Reconnecting a strategic corridor for the endangered Southern Cassowary
Gurrbum provides a critical link in Cassowary habitat within the Smith’s Gap Corridor which connects protected areas of the Wet Tropics World Heritage Area. Smith’s Gap is part of Australia’s longest east-west tropical rainforest corridor.
This site is in the process of becoming a registered Nature Refuge which will protect the property from changes in land use and ensure the safety of all the fauna there.
The Australian Government Threatened Species Prospectus identifies revegetation of Smith’s Gap as a priority project for Cassowary recovery.
Forest Maker Brett Krause
“I’m thrilled, the Miyawaki Forest will connect habitat and create a corridor for endangered wildlife to move across the site which will enhance biodiversity. It will also improve water quality that flows to the Great Barrier Reef.”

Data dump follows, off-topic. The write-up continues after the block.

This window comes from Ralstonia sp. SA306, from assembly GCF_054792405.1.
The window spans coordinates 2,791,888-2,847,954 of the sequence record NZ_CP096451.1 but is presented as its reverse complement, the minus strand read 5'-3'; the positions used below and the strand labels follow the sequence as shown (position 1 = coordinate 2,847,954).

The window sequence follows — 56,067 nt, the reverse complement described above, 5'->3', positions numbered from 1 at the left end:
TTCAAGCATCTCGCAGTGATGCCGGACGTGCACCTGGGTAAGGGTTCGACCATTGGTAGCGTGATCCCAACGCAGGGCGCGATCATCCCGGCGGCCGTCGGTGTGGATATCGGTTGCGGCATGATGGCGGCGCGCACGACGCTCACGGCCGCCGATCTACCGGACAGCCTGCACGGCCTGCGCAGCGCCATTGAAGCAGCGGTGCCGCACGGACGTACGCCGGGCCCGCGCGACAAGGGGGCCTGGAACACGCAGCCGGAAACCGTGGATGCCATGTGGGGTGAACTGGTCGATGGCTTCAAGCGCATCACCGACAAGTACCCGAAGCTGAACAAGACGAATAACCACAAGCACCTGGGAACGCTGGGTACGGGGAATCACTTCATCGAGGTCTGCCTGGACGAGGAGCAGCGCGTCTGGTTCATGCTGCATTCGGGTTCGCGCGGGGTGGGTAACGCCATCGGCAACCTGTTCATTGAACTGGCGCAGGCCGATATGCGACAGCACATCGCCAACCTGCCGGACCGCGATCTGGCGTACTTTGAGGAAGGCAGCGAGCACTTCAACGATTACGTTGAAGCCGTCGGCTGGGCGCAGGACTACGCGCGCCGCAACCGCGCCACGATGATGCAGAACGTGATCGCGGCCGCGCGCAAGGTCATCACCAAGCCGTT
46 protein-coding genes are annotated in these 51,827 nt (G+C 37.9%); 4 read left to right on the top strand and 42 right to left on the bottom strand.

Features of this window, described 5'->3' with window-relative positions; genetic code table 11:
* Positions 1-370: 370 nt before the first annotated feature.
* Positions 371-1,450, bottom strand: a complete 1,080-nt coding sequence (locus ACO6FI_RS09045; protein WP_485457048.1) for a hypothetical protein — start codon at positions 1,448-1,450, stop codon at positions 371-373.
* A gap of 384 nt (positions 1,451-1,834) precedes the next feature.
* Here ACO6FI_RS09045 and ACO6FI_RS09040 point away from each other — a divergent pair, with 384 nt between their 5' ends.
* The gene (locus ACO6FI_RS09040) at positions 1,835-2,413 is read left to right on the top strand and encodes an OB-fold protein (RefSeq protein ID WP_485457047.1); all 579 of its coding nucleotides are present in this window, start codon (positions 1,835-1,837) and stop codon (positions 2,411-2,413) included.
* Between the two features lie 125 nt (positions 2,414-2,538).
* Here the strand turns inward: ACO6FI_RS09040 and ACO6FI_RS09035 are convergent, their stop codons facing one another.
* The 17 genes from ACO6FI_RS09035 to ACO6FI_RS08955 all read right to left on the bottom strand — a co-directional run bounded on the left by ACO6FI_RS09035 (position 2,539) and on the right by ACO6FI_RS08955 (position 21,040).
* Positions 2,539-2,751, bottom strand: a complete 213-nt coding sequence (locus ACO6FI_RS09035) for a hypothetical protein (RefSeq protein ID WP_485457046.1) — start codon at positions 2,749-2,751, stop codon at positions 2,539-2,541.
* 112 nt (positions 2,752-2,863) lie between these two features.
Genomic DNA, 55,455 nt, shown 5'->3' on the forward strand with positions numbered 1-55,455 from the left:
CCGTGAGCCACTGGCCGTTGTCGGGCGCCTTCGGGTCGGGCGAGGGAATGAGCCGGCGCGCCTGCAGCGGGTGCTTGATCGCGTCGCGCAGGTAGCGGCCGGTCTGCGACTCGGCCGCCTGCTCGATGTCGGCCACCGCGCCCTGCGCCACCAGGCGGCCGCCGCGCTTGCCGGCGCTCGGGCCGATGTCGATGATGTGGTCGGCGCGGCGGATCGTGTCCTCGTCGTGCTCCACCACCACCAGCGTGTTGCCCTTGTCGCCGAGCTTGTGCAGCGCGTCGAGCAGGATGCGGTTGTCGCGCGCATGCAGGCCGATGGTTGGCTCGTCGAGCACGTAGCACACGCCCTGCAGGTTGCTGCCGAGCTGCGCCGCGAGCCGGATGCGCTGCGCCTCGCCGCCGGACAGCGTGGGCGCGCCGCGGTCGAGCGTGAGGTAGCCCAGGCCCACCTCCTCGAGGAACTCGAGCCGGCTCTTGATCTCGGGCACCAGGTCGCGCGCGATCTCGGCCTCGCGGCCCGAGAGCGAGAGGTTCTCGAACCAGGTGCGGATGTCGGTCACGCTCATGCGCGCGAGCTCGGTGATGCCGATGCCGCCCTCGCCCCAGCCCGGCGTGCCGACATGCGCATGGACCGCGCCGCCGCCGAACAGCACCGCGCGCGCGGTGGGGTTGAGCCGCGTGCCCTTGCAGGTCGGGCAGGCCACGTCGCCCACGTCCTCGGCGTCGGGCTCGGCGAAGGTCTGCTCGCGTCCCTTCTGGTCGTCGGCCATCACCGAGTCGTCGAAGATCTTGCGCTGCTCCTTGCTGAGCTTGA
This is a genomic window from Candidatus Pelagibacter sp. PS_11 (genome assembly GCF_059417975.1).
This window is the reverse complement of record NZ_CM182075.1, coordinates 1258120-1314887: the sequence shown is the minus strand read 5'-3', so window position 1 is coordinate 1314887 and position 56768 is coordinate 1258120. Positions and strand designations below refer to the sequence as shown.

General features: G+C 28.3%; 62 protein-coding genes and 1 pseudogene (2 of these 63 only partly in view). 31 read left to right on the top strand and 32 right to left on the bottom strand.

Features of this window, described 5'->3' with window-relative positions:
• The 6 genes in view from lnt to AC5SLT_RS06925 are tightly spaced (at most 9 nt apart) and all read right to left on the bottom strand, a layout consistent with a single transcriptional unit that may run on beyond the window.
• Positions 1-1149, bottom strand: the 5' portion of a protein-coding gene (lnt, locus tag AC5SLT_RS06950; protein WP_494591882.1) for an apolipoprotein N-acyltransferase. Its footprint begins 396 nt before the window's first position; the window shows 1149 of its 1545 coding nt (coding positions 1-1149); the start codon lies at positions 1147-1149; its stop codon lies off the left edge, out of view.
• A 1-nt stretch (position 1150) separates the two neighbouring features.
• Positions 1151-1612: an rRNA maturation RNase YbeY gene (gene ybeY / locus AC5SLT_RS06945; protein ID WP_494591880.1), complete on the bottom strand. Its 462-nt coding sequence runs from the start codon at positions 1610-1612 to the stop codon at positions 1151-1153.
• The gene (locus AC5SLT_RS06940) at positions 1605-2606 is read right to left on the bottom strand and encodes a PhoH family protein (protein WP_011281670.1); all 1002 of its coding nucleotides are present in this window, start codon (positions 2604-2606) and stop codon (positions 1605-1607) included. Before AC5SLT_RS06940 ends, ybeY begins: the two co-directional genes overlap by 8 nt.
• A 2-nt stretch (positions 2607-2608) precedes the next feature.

— Brett Krause
Forest Report: 1.5 Years
Survival Rate: 98%
Average of Tallest 3 Trees: 500cm
Gurrbum’s height has increased 5x in 1 year; exceptional growth and survival rate. The forest floor has developed and canopy is widening.
Many insects and small fauna spotted, including various species of caterpillar, butterfly, small reptiles, lizards, praying mantis, kaddydids, moths, ants, and at least six spider species.
Forest Report: 10 months
Survival Rate: 99%
Tallest Tree: 100cm
The forest is looking very healthy with one species already flowering. Seed succession is underway from a nearby forest.
Forest Report: Planting
The southern cassowary (Casuarius casuarius), also known as double-wattled cassowary, Australian cassowary or two-wattled cassowary, is a large flightless black bird. It is a ratite and therefore related to the emu, ostrich, and Kiwi genera.
Subject to ongoing habitat loss, limited range, and overhunting in some areas, the southern cassowary is listed as Endangered under Federal and Queensland State legislation. Some threats are habitat loss (logging), feral animals eating their eggs, hunting, and roadkill. Road building, feral animals, and hunting are the worst of these threats. It is estimated that there are only approximately 2,500 individuals left in Australia.